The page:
Happiness is a journey, not a destination... (Souza) Please enjoy my Journey. Rhonda Polen Wernick was born to Arlene and Leo Polen in Chicago, Illinois. Her father Leo, a Holocaust survivor, instilled in her compassion and a love of life that projects in her artwork. Rhonda was in art classes before kindergarten and won her first award for a painting during one of those classes. Piano started at 6 as did dance. After years of piano, art and dance lessons, she decided on a degree in Commercial Art from Central State University, in Edmond, Oklahoma, now known as The University of Central Oklahoma.
Rhonda worked in Oklahoma as a freelance artist, illustrator and art director before having 2 children. After that teaching private art classes kept her busy as well as publishing 2 books on painting technique; Sophisticated Touch and Contours. The publications of those books led to demonstrating for fine art paint and brush companies at trade shows.
Growing up, Rhonda had always loved dancing with her father at social and family gatherings. That love eventually drew her to a ballroom dance studio in Oklahoma City. They taught her steps, and in turn found in her an artist to paint their t-shirts, studio and sets. Rhonda discovered she was born to dance as well as to paint and first competed in ballroom dance in 1990. The two were a perfect match and led her to paint and illustrate ballroom dancing until 2007.
A job opportunity for her husband moved their family to Nashville in 1994, and together they started DancingArt®. For 13 years, Rhonda traveled the US displaying her artwork and novelty items. Her work has appeared in numerous dance publications, on book covers and CD covers, and in a set design for the MGM movie "A Guy Thing". She is nationally recognized as the premier dance illustrator in the industry. Studios and events around the world display her work as logos and awards. "DancingArt®" has sold pieces worldwide and now provides originals, prints, note cards, and stationery.
2007 brought to Rhonda a desire to get back to painting a broader spectrum of subjects. This new phase of her art "blossomed," reflecting her love for flowers, which she photographs on location and grows in her garden. Friendship and pets are also frequent subjects of her latest works, which direct the passion inherent in her dance pieces into portrayals of intimate conversation among friends, family portraits and the beauty of her garden's bounty. She also creates realistic images of wine and other beverages. Her technical skill, use of color and stroke, and depth of feeling, combine to produce engaging images.
What’s your preferred medium to paint? Have you tried different mediums before?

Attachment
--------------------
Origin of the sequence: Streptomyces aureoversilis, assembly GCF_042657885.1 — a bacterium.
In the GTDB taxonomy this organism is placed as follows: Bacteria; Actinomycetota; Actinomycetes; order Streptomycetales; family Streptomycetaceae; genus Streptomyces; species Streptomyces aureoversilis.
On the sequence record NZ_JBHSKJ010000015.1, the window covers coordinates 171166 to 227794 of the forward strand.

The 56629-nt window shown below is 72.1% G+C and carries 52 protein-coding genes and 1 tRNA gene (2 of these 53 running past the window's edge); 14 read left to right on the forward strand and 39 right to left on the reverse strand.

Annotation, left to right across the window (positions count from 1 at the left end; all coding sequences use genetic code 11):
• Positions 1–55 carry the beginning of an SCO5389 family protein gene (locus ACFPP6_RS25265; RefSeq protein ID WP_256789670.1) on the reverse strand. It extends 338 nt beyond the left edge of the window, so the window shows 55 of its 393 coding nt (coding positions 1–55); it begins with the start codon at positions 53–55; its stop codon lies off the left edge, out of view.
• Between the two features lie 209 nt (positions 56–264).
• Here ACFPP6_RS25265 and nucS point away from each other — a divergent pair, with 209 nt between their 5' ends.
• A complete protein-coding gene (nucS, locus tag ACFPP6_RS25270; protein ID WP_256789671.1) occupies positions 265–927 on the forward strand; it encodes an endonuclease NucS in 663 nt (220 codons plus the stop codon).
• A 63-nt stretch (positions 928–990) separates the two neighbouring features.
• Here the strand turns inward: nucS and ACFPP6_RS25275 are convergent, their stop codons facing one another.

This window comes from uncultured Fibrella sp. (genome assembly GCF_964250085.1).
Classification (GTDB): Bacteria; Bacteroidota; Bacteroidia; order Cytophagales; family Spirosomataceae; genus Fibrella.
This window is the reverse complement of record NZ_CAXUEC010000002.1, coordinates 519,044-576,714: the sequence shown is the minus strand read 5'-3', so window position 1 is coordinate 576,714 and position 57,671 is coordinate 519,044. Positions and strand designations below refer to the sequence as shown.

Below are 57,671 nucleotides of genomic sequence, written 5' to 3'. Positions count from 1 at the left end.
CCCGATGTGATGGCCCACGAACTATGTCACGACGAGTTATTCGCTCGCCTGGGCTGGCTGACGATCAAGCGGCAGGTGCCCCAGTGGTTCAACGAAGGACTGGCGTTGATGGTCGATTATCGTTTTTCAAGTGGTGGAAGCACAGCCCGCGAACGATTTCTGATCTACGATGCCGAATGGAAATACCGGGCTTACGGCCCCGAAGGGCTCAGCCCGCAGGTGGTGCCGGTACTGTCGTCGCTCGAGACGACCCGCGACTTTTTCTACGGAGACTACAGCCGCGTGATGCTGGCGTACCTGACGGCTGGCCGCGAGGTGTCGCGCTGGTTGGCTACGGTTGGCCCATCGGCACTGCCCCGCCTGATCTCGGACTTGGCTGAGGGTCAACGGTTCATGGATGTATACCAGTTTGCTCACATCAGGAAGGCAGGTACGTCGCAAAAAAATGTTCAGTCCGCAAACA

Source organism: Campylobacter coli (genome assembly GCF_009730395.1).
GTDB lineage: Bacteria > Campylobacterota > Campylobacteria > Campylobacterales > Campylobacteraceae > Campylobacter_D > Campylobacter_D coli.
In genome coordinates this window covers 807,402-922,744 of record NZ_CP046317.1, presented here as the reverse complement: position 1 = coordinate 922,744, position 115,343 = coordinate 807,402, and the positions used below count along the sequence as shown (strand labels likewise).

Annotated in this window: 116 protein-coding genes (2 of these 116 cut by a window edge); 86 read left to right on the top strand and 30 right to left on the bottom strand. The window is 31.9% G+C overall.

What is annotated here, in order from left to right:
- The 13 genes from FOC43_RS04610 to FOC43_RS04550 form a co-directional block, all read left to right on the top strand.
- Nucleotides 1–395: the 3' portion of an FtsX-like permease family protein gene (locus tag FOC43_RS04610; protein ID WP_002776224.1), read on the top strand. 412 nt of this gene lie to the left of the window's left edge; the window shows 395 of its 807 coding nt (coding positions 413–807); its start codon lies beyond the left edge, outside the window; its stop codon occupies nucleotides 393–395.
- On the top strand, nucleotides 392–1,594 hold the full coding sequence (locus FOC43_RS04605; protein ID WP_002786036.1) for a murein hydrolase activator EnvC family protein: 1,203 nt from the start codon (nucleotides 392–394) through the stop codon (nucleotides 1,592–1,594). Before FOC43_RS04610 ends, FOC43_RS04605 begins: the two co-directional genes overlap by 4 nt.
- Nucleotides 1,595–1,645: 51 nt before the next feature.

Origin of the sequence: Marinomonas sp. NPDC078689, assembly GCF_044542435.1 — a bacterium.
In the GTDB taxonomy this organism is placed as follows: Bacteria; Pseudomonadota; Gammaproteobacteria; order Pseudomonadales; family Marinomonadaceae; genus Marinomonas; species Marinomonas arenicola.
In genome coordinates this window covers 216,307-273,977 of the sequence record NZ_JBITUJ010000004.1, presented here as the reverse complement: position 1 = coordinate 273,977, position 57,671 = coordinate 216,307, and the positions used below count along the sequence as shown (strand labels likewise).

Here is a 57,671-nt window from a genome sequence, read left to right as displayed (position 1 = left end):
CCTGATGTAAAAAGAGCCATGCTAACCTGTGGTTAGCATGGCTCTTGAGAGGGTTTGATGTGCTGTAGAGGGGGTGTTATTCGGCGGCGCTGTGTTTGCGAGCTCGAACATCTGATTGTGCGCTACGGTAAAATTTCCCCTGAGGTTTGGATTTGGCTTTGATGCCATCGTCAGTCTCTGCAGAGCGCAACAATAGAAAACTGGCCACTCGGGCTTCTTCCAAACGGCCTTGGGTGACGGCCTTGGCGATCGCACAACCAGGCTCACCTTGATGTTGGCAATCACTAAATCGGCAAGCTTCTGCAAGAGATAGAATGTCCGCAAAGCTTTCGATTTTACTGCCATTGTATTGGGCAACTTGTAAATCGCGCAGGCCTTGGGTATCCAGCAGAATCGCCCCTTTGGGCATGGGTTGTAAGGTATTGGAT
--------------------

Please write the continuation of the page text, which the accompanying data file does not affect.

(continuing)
My favorite medium is oil painting. I love the creamy texture and the many ways I can manipulate them. I mainly paint in thin layers building up depth, but will venture with an impasto technique if the subject requires it. Sometimes I use my oil paint thinned down with Gamsol or Turpenoid and let them run which creates wonderful patterns that I can use in my paintings. I have tried acrylics and water color. I would have to say I really enjoy painting with transparent water colors on small projects. I use acrylics if I am doing large projects like murals. Years ago, I created prisma colored penciil paintings and have been toying with the idea of trying those again.
Who is/are your favorite living artists?
Suzanne Rusconi Accetta, my favorite artist, is my inspiration and someone I had the honor of studying under for a few years while in high shcool/college. To this day I can hear what she had to say about drawing and painting, composition and color. I do follow many realistic artists also that I admire, such as, Mary Whtye, Harold Lovell, Nanci France-Vaz, Jenny Fusca and many more.
What is your favorite museum?
There is nothing like the Metropolitan Museum of Art in New York, but I did visit the Philadelphia Museum of Art last year and thought it was wonderful. So many times’ we just do not take the opportunity to soak up what museums have to offer. I love to sit and think about what inspired the artist to paint what he/she did, and study the brush strokes and color.
What’s the meanest thing someone has said about your art? How did you respond?
I was standing at my booth at an art show and a gentleman walked up and starting telling me, not knowing who I was, that the artist that did these paintings was horrible. That the renditions of the subject matter were cartoonish and had no substance. I smiled and said - everyone has an opinion and not every style is for everyone and then I walked away.
Who was you biggest supporter when you decided to pursue art as a career?
My parents. I started out as a piano performance major in college but soon realized my passion was really fine art. They supported me in my I change of majors, switching schools and I have been pursuing my art ever since.
What advice do you have for someone who wants to make art for a living?
Paint what you love, always, and continue your passion. Practice and paint or draw everyday to perfect your art. Have a goal and go after it. Keep in mind that if this is your sole income, you might have to delve into other areas like graphic arts or commissions to support what you are passionate about.
Rhonda's Favorite Trekell Products:
Rhonda's favorite Trekell products include; our Oil Ground Panels, Gamvar Varnish by Gamblin, the limited edition Pro Team Tony Curanaj Brush Set, and our Trekell Spectrum Brushes.
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